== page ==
Do any cities formalize preferential homeless services to “locals”?
Homelessness is a pervasive problem in many places but seems especially concentrated in some bigger cities.
Given that many cities struggle with providing support when the problem becomes acute, do some cities formally prioritize "residents", i.e. people who had been living there previously? The notion of "resident" is, I realize, somewhat problematic when people precisely do not have a fixed address.
For example, homelessness is both severe and a big political minefield for Vancouver, Canada. But it is often anecdotally claimed that the homeless come from all over Canada, possibly due to a less dangerous climate for sleeping out, possibly due to services being available. New York City or San Francisco will similarly see homeless as a recurring political football at a municipal level.
Since a lot of the impact and costs of homelessness are local by nature, have policies to prioritize long-term residents been either proposed or implemented by municipalities?
For example, giving priority to people who can show either a formal address or utility bills in the last 5 years?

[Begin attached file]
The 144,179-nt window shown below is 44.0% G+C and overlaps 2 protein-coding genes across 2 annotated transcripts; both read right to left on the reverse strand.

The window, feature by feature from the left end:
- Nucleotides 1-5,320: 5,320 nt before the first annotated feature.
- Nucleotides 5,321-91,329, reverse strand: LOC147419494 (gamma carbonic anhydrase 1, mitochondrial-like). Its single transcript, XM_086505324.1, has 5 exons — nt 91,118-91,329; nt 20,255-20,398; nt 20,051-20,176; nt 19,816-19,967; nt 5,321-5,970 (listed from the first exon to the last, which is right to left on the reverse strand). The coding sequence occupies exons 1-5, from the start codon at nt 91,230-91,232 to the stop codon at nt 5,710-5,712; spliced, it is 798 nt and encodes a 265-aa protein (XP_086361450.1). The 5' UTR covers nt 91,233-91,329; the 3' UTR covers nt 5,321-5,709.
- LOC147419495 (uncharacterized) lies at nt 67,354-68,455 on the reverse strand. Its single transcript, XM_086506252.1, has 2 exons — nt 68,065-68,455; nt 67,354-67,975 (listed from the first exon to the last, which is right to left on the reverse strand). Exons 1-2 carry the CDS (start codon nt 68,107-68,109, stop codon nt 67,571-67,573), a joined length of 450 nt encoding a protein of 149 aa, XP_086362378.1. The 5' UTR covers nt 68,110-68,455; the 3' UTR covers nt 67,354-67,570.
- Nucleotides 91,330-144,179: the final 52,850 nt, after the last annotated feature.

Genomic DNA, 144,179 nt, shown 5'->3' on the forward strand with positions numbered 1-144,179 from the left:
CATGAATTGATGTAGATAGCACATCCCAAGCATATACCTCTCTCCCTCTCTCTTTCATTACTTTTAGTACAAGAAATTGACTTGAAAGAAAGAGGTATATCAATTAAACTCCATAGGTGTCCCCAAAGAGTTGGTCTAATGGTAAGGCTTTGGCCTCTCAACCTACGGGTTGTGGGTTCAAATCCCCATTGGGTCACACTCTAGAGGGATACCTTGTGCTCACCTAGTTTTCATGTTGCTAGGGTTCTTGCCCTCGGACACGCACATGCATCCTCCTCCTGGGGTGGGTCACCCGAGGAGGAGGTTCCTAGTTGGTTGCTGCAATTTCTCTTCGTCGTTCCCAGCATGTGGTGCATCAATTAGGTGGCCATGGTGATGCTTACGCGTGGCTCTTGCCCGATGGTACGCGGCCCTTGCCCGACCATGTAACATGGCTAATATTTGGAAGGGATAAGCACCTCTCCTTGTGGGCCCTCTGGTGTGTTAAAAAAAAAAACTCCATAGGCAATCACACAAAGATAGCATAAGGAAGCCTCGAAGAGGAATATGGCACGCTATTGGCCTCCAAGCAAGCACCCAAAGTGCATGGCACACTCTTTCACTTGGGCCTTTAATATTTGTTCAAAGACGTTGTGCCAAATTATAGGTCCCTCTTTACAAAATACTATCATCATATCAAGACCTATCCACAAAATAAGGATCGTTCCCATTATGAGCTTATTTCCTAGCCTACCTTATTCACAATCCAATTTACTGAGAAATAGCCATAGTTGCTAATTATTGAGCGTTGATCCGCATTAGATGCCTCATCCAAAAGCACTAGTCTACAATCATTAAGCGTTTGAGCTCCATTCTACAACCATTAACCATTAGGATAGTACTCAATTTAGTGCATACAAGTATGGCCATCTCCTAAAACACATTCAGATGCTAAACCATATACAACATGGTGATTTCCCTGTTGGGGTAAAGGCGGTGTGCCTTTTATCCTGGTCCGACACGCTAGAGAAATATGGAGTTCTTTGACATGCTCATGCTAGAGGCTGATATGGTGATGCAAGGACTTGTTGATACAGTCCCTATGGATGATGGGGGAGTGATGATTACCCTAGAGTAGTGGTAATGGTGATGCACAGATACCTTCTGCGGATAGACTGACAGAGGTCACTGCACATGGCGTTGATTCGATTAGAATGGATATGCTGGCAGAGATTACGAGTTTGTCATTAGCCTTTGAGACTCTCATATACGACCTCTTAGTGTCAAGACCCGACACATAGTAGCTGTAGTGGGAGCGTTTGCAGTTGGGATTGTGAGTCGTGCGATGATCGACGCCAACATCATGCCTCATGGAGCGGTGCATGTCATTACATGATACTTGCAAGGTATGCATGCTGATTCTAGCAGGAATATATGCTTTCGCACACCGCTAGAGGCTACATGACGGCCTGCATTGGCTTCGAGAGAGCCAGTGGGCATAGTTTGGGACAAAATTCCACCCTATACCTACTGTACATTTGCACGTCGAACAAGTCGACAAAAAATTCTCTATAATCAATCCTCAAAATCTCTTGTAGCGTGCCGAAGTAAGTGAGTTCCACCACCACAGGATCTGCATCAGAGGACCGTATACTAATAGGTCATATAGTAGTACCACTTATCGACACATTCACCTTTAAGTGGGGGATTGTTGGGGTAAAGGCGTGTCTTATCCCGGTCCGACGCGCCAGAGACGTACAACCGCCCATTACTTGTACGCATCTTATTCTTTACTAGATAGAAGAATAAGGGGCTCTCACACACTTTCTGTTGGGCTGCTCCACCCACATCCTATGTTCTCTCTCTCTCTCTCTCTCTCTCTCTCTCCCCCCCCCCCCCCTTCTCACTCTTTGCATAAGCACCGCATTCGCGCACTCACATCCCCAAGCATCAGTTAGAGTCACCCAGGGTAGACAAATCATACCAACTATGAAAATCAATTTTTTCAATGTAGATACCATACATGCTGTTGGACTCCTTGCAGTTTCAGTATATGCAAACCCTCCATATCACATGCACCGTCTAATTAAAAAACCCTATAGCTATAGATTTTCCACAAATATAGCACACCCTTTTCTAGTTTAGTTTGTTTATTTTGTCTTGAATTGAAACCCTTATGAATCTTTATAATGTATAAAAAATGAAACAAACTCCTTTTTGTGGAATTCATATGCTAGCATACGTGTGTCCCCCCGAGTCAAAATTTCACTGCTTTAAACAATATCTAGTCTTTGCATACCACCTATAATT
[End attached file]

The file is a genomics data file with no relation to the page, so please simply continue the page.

This isn't really asking whether or not the homeless are from outside (which is always a good excuse not to help). That may very well not be true at all, but facts don't always stop bad policies from being proposed.
Several years ago, L.A.H.S.A. added a question to its homeless survey that captured how long a person had been in Los Angeles and where they became homeless. The resulting data dispelled the idea that the homeless population was largely made up of people from out of state.
I am also not looking for answers solely about the ethics of such an approach either, which do not actually give any examples of even failed political campaigns to effect such a policy. I suspect that is a huge minefield and can quickly degenerate into political sniping.
Just has this been done or proposed? Or ruled unconstitutional by some jurisdictions.
p.s. I know there have occasionally been the try at the reverse, for example paying bus tickets for out of province homeless to go back to their province of origin. Which... became a big political kerfuffle.